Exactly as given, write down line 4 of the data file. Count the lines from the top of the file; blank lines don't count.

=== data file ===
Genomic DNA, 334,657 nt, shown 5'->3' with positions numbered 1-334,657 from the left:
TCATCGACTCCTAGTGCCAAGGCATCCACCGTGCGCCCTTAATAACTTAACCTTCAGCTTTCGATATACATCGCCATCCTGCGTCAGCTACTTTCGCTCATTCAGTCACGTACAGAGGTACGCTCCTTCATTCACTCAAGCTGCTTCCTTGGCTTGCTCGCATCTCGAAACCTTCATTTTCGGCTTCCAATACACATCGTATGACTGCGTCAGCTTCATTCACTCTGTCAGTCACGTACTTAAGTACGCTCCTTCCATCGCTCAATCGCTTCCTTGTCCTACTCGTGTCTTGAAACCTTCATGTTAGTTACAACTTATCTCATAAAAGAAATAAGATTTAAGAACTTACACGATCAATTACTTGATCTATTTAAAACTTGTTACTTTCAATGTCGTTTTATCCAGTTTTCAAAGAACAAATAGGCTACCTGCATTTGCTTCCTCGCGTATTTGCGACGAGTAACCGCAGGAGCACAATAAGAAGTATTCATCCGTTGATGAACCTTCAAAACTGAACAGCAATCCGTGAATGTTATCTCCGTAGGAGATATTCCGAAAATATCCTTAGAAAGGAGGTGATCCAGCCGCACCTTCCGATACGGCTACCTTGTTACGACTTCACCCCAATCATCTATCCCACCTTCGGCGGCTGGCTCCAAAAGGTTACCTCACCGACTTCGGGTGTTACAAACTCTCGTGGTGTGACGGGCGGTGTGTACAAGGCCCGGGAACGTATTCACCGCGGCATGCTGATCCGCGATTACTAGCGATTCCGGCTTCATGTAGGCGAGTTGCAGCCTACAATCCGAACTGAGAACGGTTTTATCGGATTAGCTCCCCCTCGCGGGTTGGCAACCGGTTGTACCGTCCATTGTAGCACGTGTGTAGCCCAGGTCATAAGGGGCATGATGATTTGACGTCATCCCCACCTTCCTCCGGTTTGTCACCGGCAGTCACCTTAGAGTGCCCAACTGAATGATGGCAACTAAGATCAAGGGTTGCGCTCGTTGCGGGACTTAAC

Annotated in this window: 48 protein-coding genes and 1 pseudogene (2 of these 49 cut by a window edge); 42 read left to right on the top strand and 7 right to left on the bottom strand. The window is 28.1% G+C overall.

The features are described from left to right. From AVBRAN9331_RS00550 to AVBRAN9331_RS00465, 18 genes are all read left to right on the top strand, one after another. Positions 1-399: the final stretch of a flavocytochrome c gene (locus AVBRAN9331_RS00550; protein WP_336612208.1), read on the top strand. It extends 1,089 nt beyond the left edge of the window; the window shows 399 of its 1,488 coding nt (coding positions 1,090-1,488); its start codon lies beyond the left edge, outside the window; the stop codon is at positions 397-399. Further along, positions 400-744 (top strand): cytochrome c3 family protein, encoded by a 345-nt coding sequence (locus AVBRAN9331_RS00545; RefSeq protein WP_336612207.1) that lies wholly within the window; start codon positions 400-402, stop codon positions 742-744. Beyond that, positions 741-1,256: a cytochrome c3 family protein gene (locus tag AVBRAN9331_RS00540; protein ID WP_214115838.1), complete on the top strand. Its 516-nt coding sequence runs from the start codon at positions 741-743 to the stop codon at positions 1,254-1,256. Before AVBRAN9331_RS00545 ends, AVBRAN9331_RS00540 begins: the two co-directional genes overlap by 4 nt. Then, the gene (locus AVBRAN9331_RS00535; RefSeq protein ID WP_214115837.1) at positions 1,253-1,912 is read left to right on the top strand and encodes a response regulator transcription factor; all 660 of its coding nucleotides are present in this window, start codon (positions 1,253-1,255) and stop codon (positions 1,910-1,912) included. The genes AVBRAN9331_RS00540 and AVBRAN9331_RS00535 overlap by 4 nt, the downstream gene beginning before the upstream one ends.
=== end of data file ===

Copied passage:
The features are described from left to right. From AVBRAN9331_RS00550 to AVBRAN9331_RS00465, 18 genes are all read left to right on the top strand, one after another. Positions 1-399: the final stretch of a flavocytochrome c gene (locus AVBRAN9331_RS00550; protein WP_336612208.1), read on the top strand. It extends 1,089 nt beyond the left edge of the window; the window shows 399 of its 1,488 coding nt (coding positions 1,090-1,488); its start codon lies beyond the left edge, outside the window; the stop codon is at positions 397-399. Further along, positions 400-744 (top strand): cytochrome c3 family protein, encoded by a 345-nt coding sequence (locus AVBRAN9331_RS00545; RefSeq protein WP_336612207.1) that lies wholly within the window; start codon positions 400-402, stop codon positions 742-744. Beyond that, positions 741-1,256: a cytochrome c3 family protein gene (locus tag AVBRAN9331_RS00540; protein ID WP_214115838.1), complete on the top strand. Its 516-nt coding sequence runs from the start codon at positions 741-743 to the stop codon at positions 1,254-1,256. Before AVBRAN9331_RS00545 ends, AVBRAN9331_RS00540 begins: the two co-directional genes overlap by 4 nt. Then, the gene (locus AVBRAN9331_RS00535; RefSeq protein ID WP_214115837.1) at positions 1,253-1,912 is read left to right on the top strand and encodes a response regulator transcription factor; all 660 of its coding nucleotides are present in this window, start codon (positions 1,253-1,255) and stop codon (positions 1,910-1,912) included. The genes AVBRAN9331_RS00540 and AVBRAN9331_RS00535 overlap by 4 nt, the downstream gene beginning before the upstream one ends.